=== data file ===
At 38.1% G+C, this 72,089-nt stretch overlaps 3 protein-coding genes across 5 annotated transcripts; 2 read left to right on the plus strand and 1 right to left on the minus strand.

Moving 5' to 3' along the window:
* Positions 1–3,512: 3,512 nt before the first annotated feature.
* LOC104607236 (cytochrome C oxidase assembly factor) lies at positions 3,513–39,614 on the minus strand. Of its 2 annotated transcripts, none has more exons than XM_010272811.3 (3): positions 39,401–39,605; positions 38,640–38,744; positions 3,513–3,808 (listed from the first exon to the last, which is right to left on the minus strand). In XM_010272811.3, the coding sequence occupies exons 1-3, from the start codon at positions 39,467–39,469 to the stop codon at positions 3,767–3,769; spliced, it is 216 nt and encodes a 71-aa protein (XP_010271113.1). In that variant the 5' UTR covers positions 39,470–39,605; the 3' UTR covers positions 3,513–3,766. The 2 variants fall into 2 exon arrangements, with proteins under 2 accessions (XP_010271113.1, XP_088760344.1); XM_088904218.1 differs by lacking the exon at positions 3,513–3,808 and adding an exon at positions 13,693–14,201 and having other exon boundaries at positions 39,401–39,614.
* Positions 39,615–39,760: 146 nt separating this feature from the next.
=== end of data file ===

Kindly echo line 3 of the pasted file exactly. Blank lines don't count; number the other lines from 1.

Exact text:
* Positions 1–3,512: 3,512 nt before the first annotated feature.